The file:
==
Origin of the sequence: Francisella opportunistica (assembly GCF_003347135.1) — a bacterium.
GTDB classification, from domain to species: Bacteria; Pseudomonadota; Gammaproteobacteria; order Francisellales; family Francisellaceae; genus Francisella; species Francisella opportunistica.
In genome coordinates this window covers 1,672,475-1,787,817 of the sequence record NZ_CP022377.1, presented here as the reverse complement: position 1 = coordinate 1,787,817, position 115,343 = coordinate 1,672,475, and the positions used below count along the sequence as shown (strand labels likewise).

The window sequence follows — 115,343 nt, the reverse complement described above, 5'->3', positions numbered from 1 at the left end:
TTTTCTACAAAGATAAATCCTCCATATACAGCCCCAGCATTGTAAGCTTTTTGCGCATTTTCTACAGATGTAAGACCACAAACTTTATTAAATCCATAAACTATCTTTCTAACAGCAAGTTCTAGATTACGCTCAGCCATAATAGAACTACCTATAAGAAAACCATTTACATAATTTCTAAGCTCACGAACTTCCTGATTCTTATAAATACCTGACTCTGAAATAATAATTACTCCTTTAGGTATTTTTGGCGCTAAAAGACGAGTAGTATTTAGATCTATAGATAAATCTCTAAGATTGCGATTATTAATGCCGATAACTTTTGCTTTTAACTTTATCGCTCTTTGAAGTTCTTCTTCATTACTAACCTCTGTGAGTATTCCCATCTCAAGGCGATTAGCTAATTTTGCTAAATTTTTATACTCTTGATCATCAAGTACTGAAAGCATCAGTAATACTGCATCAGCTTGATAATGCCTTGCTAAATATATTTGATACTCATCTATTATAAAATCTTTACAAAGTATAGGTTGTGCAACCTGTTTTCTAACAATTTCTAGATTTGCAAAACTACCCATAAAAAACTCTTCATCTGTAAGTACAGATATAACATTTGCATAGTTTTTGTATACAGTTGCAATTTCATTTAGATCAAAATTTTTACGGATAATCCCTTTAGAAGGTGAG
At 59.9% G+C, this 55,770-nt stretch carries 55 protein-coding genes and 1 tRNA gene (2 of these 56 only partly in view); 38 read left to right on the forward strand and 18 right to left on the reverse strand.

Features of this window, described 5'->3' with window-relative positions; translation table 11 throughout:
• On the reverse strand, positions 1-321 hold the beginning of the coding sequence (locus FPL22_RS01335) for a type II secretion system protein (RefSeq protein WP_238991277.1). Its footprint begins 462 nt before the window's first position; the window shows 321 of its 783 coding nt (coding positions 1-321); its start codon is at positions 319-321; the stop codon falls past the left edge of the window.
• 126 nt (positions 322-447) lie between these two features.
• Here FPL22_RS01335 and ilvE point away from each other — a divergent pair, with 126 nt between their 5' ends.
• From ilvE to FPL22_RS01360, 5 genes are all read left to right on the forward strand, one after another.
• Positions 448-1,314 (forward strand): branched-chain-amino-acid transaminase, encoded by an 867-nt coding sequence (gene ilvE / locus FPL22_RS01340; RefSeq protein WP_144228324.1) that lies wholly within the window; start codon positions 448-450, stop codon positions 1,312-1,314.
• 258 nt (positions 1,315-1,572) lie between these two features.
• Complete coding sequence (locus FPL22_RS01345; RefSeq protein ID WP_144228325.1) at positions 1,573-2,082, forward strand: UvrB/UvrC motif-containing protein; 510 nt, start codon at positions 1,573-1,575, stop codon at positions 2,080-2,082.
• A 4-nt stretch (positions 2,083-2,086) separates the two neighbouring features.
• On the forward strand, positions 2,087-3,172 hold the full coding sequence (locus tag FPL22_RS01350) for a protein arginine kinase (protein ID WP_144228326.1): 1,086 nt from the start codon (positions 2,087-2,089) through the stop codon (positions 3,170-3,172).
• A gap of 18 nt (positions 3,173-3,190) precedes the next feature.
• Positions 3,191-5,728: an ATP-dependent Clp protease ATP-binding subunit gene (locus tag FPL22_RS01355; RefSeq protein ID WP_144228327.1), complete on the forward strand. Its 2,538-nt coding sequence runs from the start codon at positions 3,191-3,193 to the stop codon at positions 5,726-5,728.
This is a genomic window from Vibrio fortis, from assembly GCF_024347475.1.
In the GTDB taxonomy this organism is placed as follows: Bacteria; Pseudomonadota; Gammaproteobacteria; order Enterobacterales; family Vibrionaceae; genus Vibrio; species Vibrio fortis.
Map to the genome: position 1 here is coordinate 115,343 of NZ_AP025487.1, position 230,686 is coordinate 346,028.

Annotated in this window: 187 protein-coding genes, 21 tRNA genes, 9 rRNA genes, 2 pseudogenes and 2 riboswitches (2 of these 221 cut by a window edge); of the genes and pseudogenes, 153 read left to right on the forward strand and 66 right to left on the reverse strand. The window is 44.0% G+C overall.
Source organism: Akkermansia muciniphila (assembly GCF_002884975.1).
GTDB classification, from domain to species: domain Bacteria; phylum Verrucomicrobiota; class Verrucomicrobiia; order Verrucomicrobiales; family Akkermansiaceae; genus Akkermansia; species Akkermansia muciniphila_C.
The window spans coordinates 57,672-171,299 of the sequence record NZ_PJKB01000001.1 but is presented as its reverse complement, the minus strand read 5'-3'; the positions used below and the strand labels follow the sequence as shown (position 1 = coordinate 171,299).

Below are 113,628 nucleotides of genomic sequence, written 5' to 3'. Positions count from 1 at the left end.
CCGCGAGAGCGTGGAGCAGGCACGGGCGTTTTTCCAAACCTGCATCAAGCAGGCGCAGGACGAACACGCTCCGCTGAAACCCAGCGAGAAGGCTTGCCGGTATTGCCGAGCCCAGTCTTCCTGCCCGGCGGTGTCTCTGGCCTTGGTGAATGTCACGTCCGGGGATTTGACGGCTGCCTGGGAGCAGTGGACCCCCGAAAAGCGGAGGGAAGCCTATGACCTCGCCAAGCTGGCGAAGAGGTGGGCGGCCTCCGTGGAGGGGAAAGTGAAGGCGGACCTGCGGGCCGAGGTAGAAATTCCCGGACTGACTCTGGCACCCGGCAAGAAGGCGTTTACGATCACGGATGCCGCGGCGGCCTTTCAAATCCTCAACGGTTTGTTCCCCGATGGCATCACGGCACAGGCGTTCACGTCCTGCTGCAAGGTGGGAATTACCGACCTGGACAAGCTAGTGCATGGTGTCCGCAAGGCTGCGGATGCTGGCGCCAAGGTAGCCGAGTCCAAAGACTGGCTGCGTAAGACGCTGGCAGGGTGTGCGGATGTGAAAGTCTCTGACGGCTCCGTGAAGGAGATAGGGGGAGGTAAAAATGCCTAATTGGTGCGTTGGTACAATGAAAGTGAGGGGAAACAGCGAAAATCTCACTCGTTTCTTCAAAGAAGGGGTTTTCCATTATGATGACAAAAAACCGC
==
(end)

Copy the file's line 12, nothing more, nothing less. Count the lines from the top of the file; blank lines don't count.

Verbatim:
• Positions 448-1,314 (forward strand): branched-chain-amino-acid transaminase, encoded by an 867-nt coding sequence (gene ilvE / locus FPL22_RS01340; RefSeq protein WP_144228324.1) that lies wholly within the window; start codon positions 448-450, stop codon positions 1,312-1,314.